On the newsstand, a beloved blogger

Our beloved culinary sweetheart, Julie Powell, reappeared in my RSS aggregator today. But rather than showing up in her old haunts at the Julie-Julia Project, she’s in the New York Times under this misleadingly dry description: “Using recipes from the major food magazines, the author puts together a completely absurdist Thai-Scottish-Southern fusion menu.”

My wife, who was reading the paper version of the article next to me, commented, “She can certainly write, can’t she?” I wasn’t certain whether this was in regard to the note about starting the ice cream maker at 7:30 am on a Saturday “like every other American family,” or another note, but I said, “She certainly can.” I’m waiting for that book, too.

Real Live Preacher confesses

Lots of interesting stuff in my RSS aggregator (my backup airplane reading), including this little tidbit from Gordon Atkinson of San Antonio, Texas, pastor of Covenant Baptist Church… and Real Live Preacher:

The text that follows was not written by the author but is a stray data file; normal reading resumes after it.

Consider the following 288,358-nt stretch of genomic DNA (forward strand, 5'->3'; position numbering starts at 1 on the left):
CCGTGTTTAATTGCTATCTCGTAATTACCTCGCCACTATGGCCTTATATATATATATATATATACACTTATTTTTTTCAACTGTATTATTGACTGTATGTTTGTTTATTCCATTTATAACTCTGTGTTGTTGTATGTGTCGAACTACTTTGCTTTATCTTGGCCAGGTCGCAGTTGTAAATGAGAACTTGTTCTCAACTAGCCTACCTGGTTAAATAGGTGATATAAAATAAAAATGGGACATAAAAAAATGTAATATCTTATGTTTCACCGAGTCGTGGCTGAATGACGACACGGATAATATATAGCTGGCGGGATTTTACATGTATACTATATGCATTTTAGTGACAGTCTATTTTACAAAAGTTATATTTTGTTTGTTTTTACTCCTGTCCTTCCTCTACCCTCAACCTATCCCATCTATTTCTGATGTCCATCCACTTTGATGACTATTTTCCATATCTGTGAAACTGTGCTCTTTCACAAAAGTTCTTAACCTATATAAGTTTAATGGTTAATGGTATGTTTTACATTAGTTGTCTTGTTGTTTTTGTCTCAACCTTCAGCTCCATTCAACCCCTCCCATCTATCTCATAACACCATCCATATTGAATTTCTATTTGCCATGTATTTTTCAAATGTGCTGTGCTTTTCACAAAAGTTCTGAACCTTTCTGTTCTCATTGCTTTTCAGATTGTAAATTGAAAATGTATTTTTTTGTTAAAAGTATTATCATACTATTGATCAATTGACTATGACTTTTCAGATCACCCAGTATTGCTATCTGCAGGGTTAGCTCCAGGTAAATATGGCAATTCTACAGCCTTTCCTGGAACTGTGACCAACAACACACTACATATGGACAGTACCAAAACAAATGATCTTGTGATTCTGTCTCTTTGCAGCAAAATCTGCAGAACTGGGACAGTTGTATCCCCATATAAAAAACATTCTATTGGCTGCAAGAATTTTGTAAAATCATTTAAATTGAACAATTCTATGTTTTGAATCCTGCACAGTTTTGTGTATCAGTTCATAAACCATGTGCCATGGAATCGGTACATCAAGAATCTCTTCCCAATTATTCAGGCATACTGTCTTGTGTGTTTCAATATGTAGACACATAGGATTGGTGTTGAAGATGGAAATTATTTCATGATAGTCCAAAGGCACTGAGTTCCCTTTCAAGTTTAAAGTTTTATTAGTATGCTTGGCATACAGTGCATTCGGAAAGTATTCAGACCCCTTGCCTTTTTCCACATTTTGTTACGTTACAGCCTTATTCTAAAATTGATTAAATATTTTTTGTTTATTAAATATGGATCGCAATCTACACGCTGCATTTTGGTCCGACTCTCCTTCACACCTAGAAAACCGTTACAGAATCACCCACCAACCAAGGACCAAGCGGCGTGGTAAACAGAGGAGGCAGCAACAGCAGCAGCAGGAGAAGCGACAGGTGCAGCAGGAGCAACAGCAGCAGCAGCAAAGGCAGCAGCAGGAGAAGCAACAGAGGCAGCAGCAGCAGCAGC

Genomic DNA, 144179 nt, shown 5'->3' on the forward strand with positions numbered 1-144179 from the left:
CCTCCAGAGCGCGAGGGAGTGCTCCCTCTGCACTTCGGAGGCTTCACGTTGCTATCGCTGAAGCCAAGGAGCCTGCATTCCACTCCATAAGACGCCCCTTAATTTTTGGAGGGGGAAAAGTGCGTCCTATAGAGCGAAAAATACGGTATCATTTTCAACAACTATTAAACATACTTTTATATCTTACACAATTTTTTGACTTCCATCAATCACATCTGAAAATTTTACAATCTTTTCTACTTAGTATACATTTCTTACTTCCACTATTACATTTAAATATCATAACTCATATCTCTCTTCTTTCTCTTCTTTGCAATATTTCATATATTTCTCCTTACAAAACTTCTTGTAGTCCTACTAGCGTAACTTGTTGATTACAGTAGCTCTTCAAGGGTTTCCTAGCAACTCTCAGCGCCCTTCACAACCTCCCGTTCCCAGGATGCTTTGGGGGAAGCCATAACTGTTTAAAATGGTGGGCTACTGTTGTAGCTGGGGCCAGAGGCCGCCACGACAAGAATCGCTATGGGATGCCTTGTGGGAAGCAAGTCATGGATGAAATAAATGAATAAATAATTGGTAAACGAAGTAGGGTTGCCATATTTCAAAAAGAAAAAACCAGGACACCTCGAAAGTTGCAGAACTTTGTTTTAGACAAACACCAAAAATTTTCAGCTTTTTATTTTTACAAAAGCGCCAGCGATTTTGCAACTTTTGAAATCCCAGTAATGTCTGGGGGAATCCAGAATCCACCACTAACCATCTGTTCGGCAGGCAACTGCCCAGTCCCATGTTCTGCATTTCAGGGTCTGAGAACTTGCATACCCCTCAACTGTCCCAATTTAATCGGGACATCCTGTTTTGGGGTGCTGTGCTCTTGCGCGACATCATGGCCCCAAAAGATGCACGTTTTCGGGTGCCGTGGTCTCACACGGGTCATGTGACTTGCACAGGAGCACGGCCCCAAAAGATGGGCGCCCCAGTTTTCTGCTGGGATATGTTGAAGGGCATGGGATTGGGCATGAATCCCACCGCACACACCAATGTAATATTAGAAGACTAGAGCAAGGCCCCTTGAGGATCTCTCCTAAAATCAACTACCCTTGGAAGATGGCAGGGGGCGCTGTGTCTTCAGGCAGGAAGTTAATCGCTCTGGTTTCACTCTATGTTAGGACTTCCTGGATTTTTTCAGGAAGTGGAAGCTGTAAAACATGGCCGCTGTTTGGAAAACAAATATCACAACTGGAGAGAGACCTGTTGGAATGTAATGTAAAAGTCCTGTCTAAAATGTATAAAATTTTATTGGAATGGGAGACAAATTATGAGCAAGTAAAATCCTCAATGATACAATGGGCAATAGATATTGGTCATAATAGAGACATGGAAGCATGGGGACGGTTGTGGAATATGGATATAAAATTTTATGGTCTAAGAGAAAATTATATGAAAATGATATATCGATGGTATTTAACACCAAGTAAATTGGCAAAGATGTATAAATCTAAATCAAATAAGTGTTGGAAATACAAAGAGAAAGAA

So here we are. After eighteen months of anonymity it is time to come out of the closet. I guess the thing to do is just say it, so here goes.

My name is Gordon Atkinson. I live in San Antonio, Texas, and I’m the pastor of Covenant Baptist Church.

Yeah, Baptist. I know; I can hardly believe it myself. Real Live Preacher a Baptist? How can this be?

It be.

He also writes that the cover of his book and its publication dates are coming Friday. Can’t wait.

Xamlon reaches beta 4

Xamlon, the product (and company) of my old friend Paul Colton, just reached Beta 4. As I wrote before, Xamlon is a XAML engine that runs on Windows 98 through Windows XP. And XAML is the user interface development language for Longhorn.

In addition to the new beta release, Xamlon-the-company now has sponsored a community blog site about XAML at XAMLBlogs.com. This means that Paul finally has a blog (subscribed).

The big news on the blog at present appears to be the members’ participation in the XUL Grand Coding Challenge. The screenshots and sample code on the blog show some really interesting UI stuff created entirely with vector graphics declared in XML.